Tech Giant Apple in a statement today said success is not illegal, in a counter to the Federal Judge ruling that Apple can no longer bar developers from providing buttons or links in their apps that direct customers to other ways to pay outside of Apple’s own in-app purchase system.
Apple also said it does not believe the ruling forces it to allow developers to implement their own in-app purchase systems.
The ruling had added that Apple cannot ban developers from communicating with customers via contact information obtained by the developers when customers signed up within the app.
The ruling comes after a three-week trial in May before Gonzalez Rogers of the U.S. District Court for the Northern District of California.
Gonzalez Rogers stopped short of granting Epic some of its other wishes, such as forcing Apple to open the iPhone up to third-party app stores.
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Apple in a statement said: “As the Court recognized ‘success is not illegal. Apple faces rigorous competition in every segment in which we do business, and we believe customers and developers choose us because our products and services are the best in the world.”
Briefing the media Apple’s legal team said it does not believe the ruling forces it to allow developers to implement their own in-app purchase systems. Apple officials said the company is still debating how it will implement the requirements of the ruling and whether it will appeal.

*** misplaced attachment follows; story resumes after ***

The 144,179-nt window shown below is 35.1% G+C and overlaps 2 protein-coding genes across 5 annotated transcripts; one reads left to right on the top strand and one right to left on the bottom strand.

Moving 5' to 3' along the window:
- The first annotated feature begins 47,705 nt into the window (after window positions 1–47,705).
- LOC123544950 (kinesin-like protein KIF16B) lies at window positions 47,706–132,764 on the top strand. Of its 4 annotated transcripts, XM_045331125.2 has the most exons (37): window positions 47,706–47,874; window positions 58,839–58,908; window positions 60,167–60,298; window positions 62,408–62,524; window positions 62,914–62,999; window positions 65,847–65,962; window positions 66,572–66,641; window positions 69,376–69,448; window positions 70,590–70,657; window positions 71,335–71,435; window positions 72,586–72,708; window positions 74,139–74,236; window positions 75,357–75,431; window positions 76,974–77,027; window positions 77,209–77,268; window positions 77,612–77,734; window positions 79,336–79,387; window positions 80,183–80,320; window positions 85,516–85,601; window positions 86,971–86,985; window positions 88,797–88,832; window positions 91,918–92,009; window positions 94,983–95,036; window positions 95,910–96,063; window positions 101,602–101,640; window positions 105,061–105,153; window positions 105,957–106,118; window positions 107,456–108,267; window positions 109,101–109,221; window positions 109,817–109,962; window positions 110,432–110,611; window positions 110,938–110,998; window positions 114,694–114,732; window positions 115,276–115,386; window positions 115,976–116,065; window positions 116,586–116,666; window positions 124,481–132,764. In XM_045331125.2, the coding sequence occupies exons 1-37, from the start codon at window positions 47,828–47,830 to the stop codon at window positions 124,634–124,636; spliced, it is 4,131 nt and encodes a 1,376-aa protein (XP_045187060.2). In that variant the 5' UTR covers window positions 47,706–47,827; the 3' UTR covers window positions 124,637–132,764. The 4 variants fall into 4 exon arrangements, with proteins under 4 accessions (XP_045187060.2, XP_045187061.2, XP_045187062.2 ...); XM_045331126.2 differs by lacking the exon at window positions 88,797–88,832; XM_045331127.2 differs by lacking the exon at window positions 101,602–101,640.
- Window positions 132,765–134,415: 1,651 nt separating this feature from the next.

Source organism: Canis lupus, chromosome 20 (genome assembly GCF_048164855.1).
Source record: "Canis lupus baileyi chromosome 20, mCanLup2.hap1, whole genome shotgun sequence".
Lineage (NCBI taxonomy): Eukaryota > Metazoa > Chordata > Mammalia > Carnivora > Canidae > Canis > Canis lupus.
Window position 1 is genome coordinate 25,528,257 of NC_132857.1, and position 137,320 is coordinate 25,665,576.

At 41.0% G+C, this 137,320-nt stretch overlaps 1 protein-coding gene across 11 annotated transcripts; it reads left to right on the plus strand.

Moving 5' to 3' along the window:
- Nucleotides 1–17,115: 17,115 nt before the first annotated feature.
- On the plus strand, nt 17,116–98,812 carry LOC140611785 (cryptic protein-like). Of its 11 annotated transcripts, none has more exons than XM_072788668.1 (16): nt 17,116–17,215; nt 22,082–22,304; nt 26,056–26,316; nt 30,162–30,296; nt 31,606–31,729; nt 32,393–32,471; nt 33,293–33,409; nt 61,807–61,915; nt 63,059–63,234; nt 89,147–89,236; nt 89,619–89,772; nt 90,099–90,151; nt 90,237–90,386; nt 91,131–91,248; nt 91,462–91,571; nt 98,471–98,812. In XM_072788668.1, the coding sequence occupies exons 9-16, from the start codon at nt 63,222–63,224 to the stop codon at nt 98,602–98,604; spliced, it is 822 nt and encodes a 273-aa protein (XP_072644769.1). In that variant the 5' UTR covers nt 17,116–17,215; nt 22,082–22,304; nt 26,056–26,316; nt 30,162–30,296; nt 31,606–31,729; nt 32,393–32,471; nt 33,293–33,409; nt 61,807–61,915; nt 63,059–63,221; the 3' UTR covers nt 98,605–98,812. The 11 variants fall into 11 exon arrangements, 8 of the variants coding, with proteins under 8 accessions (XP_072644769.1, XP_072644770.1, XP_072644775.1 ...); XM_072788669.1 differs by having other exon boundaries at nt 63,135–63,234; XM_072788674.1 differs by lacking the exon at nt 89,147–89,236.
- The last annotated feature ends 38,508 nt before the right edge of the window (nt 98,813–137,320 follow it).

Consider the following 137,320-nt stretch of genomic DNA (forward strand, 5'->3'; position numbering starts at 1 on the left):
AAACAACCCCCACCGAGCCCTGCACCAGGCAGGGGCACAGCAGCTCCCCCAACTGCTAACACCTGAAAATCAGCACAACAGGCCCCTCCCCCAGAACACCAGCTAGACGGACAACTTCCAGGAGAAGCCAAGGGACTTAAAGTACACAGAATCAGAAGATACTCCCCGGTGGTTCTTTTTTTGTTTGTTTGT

The judge sided with Apple on key questions such as defining the relevant antitrust market as gaming transactions, rejecting Epic’s argument that the iPhone is its own app market over which Apple is a monopolist.
“Epic is fighting for fair competition among in-app payment methods and app stores for a billion consumers,” Epic’s CEO, Sweeney, said on Twitter. “We will fight on.”
The Epic lawsuit began after the game maker inserted its own in-app payments system in “Fortnite.”
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Challenges to Apple’s App Store rules are far from over. The ruling on Friday suggests they are more likely to play out in statehouses and capitals than in courtrooms.
Lawmakers in the United States and Europe are considering bills that would force Apple to allow third-party in-app payment systems, and South Korea’s parliament has already passed such a law.
In a press release statement Apple had announced a number of changes coming to the App Store that, pending court approval, will resolve a class-action suit from US developers.
“From the beginning, the App Store has been an economic miracle; it is the safest and most trusted place for users to get apps, and an incredible business opportunity for developers to innovate, thrive, and grow,” said Phil Schiller, Apple Fellow who oversees the App Store. “We would like to thank the developers who worked with us to reach these agreements in support of the goals of the App Store and to the benefit of all of our users.”
The terms of the agreement will help make the App Store an even better business opportunity for developers, while maintaining the safe and trusted marketplace users love. Apple appreciates the developer feedback and ideas that helped inform the agreement, and respects the ongoing judicial review process.